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What Is a Finding Aid?
"Finding aids" are descriptive inventories, indexes, or guides that we write to describe the contents of our archival records and manuscript collections. Finding aids provide information about these primary source collections, including the context and creator, any archival actions such as acquisition and processing, and often a detailed contents list. Read a finding aid to 1) determine the relevance of a collection to your research; 2) understand the context of the material; and 3) identify specific parts of a collection you would like to use. (Note that the "contents list" section leads you to specific folders and or boxes.)
Most of the Archives Department's collections are described in online finding aids which are searchable in the state-wide database Archival Resources in Wisconsin (http://digital.library.wisc.edu/1711.dl/WIArchives). Or, you can read finding aids when you visit the Archives.
Watch our video on searching in and understanding finding aids at How to Find Archival Materials.
General Tips for Using the Archives
For the most success, we suggest that you decide on a general research topic before you visit us. Or, if you are working on a class assignment, make sure you understand your assignment.
In general, the more research you do in secondary (e.g. books, documentaries) and tertiary (e.g. encyclopedias) sources, and the more familiar you are with the period or topic you are studying, the more productive you will be in the Archives.
Each time you visit, give yourself enough time. Using archival material usually takes more than 30 minutes, and sometimes hours or days, so we recommend that you allot an hour or two for your first visit.
To familiarize yourself with the archives, watch our tutorial "Visit the UWM Archives."
- Our hours are 8:00 am - 4:30 pm Mondays - Fridays. Also, during the school year, when classes are in session, we have evening hours on Wednesdays and Thursdays until 6.30 pm. We are not open on the weekends. You can call us at 414 229-5402 to verify our hours.
- Occasionally, a collection is out on a 30-day loan to another archives in Wisconsin. If you have already identified a collection that you want to use, feel free to call us at 414 229-5402 to verify that it is at UWM.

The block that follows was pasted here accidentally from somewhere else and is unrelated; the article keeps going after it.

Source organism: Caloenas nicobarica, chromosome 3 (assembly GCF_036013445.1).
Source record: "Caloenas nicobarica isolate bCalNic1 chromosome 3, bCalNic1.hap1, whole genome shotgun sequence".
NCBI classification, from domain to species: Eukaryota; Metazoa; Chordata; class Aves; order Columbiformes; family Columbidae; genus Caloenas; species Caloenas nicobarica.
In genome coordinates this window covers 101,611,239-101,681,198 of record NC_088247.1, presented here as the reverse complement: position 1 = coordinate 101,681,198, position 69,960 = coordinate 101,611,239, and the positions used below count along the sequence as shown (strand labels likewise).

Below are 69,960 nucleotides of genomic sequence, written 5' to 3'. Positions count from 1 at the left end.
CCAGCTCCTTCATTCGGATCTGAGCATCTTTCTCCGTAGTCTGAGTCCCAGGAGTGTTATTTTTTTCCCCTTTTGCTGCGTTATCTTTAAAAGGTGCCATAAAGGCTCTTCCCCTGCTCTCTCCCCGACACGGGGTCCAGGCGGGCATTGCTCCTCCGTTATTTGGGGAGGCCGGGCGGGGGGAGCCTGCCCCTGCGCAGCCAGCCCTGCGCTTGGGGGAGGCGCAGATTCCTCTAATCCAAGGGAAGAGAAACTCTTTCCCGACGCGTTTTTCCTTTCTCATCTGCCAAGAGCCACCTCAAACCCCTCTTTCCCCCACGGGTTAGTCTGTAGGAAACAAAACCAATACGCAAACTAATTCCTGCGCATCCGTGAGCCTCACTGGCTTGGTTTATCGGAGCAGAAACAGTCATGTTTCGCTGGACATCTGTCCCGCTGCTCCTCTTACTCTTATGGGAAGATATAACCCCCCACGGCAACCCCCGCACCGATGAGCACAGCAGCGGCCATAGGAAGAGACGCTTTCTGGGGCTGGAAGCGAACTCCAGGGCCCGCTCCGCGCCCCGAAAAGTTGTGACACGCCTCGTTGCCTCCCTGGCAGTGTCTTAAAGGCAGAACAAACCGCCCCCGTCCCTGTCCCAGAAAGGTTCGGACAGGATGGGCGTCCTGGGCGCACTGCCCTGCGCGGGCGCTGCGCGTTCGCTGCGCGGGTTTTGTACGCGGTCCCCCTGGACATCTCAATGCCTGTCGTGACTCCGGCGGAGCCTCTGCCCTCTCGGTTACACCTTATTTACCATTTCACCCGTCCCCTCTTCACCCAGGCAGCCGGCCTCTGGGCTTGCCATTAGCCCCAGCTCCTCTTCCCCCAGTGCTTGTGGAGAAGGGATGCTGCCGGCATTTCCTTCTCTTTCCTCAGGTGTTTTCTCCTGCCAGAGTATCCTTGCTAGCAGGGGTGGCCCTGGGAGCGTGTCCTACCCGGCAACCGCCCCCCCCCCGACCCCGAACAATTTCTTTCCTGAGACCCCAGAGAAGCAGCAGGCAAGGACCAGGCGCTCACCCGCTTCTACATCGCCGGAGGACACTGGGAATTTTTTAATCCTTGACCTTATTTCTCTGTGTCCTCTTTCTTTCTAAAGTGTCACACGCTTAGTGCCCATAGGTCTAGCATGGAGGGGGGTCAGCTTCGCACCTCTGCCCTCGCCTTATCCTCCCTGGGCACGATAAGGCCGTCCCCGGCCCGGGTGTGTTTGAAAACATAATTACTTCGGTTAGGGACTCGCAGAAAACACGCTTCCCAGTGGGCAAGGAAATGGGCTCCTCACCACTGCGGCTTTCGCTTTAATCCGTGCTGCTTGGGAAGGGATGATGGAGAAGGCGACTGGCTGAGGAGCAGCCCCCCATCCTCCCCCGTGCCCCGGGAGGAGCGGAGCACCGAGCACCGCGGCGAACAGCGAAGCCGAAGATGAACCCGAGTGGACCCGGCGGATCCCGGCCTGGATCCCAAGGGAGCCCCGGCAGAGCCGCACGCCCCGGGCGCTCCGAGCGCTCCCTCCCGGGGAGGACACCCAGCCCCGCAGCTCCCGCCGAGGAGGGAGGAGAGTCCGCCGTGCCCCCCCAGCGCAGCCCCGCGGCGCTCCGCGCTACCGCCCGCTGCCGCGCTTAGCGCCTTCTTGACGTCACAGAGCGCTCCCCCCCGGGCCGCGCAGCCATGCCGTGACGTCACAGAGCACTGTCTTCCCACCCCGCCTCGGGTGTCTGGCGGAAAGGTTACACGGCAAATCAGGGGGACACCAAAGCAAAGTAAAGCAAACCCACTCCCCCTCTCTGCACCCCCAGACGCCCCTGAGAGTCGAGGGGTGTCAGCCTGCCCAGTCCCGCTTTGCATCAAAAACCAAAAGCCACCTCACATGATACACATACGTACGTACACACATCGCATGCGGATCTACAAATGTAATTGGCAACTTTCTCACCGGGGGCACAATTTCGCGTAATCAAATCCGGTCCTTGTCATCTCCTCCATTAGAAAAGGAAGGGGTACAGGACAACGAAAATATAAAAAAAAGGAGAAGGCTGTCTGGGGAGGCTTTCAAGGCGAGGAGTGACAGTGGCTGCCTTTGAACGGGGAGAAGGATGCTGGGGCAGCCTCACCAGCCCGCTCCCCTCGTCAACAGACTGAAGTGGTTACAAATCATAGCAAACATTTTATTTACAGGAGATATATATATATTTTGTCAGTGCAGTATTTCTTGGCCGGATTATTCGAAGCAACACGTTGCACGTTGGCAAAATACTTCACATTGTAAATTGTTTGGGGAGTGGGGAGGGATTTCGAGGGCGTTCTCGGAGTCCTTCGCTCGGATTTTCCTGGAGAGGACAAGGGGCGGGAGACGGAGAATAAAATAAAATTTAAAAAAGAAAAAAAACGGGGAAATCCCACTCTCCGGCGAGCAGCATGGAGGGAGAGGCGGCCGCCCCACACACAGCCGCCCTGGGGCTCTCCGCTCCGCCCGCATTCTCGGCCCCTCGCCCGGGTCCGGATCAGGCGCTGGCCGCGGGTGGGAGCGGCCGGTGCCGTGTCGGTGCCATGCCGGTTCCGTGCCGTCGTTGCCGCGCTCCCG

- Make sure you bring a valid photo ID (student ID, driver's license, or passport). Everyone must show a valid photo ID each time they visit.
- You may make fair-use copies of much of the material in the Archives. A self-service photocopier and other tools are available for your use. Use of personal copying equipment is also generally permitted. See a staff member for more information. Laptops and notepads are allowed.
- We recommend that you discuss your research topic with a staff member. S/he can help you search for material, or may know of collections which work well for your topic.
- If you already know what you would like to see, tell us the call number or the title of the collection. If you don't know, we will help you find something.
- We will ask you to stow all bags, use pencil only, and use one folder from one box at a time. Full information is available on the registration form.
- Read the finding aid, or the catalog record; they explain who created your collection or document, and tells you more about its context. Settle in to look at the material carefully, analyze its place in the broader story, and do some digging. Remember that the theories you have or the questions you bring to the Archives may not be answered by the sources you see here; rather, the sources may lead you to pose different questions, or to different conclusions.
- If you have not found enough material, or you decide to take a different angle in your research and would like to work with something else, ask our staff. We will be happy to search to find different material for you.
- If you would like to make fair-use copies, talk with our staff.
- Remember to cite the material you find interesting, pertinent, or of which you make copies. Write down the call number, collection title, and exact box and folder numbers.
- Analyze what you have found. Archival research can be very rewarding, not only due to the special nature of the materials, but due to the fact that you are the one who has to analyze the material you read, and place it correctly in its context. Archivists and professors can help you, but in the end, you draw conclusions from the materials.